Friday, March 4, 2016

A New Vision: Much More than a De La Salle Play Off Game

Returning to the De La Salle high school gym on for their NCS D-1 semifinal game against Castro Valley High School earlier this week, I realize what I see now is far different than what I did as a student some 20+ years ago. Sure, some of what isn't—a man to man defense and the value of a player who continually crashes the board hasn't changed, but today, my vision captures moments.They are the subject of this blog, Today, when I go to a big game I collect insights that add up to much more than a mark in the win column or a ticket to the next round. They are Sports and Spirituality....and here are three of them.
1. A new coach, a new era
De La Salle is led by a new coach, AJ Kuhle (pronounced "Cool"). Coach Kuhle played on the 2000 championship team under the former head coach, Frank Allocco. Kuhle left his position as a long time assistnat coach at University of Denver to return to his alma mater. I get the sense that his players are glad he did.

Without a doubt, Kuhle has big shoes to fill. His predecessor is considered by many to be one of the best high school coaches, period. With over 600 wins to his name, Coach Allocco is now across the bay at the University of San Francisco as an assistant to head coach Rex Walters. USF fans are hopeful he will help the Dons' return glory back to the Hilltop. 

A a personal friend of Coach Allocco, I missed seeing him on the Spartans' court. Friends delight in seeing their friends succeed and that's how I felt when I went to DLS games during his time there. An expert of fundamentals, his teams were tremendously well coached—truly a basketball purists' delight. And to no one's surprise, Coach Kuhle's team isn't much different. Granted these guys played under Allocco, many for three straight years, but what struck me isn't what I saw on the court by the players, but what I didn't see from the coaching staff.

Looking at the Spartan bench, I saw Coach Kuhle and his assistants sitting for the majority of the game. He seldom stood up; if you didn't pay careful attention, it's conceivable that you could have left the game and not known who was who. Whereas many coaches pace the floor, stomp their foot, talk to the ref, or get in the ear of their players, as written on Twitter: "Coach Kuhle lives up to his name." I have joked that one coach in the WCAL probably gets his 10,000 steps recommended by FitBit in a single game, but not the head coach of the Spartans. Every coach has his or her own style; it's interesting for me to see how they do what they do.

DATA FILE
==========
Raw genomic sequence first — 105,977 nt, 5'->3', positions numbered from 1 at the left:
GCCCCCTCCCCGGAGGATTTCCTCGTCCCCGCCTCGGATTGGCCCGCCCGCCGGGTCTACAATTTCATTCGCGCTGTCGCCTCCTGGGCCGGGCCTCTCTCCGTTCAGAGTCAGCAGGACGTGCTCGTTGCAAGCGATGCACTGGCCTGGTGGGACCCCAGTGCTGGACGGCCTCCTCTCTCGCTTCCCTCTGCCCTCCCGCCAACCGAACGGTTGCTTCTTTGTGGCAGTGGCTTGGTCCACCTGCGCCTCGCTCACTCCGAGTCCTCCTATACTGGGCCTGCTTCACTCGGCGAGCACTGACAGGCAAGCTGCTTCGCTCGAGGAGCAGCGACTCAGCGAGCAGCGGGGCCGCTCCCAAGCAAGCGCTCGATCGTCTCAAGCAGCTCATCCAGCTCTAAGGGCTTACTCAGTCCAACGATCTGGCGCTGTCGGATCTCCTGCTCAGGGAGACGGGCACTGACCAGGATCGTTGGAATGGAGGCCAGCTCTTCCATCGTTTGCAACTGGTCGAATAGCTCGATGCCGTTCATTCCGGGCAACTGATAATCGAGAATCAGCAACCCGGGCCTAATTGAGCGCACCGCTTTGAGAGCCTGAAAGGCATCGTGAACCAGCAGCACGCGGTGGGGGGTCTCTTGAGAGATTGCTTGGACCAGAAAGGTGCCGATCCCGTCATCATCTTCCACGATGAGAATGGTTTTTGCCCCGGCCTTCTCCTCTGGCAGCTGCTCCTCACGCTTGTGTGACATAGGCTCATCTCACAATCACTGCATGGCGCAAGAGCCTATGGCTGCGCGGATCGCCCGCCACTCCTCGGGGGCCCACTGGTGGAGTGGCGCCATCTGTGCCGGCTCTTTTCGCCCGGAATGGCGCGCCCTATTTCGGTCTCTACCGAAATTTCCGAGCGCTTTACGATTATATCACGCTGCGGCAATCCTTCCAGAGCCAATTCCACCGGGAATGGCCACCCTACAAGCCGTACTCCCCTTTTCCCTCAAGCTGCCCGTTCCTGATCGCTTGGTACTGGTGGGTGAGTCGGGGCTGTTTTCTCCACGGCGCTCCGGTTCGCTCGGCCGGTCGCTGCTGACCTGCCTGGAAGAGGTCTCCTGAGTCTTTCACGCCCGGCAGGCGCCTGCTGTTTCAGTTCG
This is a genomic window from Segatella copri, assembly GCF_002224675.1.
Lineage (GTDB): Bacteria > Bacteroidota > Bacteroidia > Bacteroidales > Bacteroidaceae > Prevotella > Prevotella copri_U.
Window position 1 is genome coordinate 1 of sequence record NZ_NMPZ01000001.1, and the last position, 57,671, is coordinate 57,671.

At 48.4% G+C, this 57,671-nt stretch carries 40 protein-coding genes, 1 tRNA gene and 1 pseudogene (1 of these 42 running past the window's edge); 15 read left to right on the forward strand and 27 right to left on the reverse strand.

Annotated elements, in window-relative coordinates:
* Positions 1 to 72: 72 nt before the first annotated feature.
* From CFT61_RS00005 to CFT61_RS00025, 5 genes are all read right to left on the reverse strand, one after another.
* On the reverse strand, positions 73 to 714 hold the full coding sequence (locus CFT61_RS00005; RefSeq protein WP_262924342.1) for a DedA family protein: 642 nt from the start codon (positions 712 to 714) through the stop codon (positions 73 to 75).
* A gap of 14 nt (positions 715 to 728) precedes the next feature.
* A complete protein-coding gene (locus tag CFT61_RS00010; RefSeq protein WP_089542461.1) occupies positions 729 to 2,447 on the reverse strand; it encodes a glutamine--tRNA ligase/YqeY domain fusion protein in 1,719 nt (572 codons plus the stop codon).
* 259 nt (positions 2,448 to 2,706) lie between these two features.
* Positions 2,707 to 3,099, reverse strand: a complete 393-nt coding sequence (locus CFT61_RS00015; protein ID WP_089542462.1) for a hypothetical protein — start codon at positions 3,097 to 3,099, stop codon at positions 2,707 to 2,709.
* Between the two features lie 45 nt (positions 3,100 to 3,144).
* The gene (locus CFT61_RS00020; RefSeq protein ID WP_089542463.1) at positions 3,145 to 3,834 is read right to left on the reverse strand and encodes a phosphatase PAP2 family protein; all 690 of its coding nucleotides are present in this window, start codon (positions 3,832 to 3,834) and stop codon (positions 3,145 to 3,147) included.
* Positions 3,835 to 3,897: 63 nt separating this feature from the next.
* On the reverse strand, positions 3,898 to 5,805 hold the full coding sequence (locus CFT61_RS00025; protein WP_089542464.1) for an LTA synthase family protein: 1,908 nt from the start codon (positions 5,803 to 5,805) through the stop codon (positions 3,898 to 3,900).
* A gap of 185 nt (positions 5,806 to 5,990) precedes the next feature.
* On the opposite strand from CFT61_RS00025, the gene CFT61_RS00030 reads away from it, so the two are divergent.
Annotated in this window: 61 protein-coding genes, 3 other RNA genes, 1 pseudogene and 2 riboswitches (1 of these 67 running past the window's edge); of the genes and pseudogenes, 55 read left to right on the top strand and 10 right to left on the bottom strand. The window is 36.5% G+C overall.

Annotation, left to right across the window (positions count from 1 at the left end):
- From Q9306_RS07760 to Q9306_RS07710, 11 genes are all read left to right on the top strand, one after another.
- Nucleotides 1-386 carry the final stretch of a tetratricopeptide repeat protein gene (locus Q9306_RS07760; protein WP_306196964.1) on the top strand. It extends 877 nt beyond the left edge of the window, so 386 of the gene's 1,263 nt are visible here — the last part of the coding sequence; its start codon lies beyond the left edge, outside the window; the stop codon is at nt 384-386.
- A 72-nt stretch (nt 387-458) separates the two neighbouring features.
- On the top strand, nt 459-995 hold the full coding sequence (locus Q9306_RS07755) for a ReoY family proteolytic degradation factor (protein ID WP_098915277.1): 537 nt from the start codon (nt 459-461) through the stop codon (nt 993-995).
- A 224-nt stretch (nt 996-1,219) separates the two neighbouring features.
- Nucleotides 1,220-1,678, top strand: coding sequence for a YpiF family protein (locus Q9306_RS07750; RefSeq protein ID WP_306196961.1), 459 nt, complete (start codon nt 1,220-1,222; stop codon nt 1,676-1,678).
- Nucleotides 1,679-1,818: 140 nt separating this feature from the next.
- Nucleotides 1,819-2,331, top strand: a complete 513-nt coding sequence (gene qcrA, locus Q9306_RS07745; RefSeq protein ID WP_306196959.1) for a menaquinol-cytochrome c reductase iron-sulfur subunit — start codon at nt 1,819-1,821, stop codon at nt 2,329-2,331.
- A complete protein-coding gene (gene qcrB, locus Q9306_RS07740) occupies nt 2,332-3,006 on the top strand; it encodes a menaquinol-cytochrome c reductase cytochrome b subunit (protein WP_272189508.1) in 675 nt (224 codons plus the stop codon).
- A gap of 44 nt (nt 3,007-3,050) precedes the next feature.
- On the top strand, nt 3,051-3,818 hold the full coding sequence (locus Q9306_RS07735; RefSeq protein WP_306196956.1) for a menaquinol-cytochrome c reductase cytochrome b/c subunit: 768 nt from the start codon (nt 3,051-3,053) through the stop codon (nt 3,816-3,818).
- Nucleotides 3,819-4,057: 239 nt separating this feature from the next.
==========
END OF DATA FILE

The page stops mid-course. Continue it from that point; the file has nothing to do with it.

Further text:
I believe Coach Kuhle's sends a powerful message to his players: it's one of trust and respect. It's one that says—without words—a lot. During a game, the players must take ownership for what they have been coached to do. A team practices set plays and it's their job to execute. A good coach will make adjustments and intervene with players and officials when necessary, but ultimately, it's up to them. Timeouts and half time serve that purpose for coaches and players in a different way. It was neat to see. 

I don't know if an unintended consequence of Kuhle's stoic nature gave rise to this, but from my perspective I felt that the team—collectively— became a noticeable source of support and raw energy. When a time out was called, everyone stood from the bench, clapping and cheering. At one point, I wondered, "is the game over?" I say that because the team lined up to greet each player as they came off the floor with high fives and hugs. It's as important a game as it gets, so I would hope that any team would do that, but I do wonder: to what degree does standing back give rise to something new/different?
I have since learned that the legendary Coach John Wooden often coached from his chair. We know the consequences—intended and unintended—of that. 10 national championships.

2. The role of Mary, Our Mother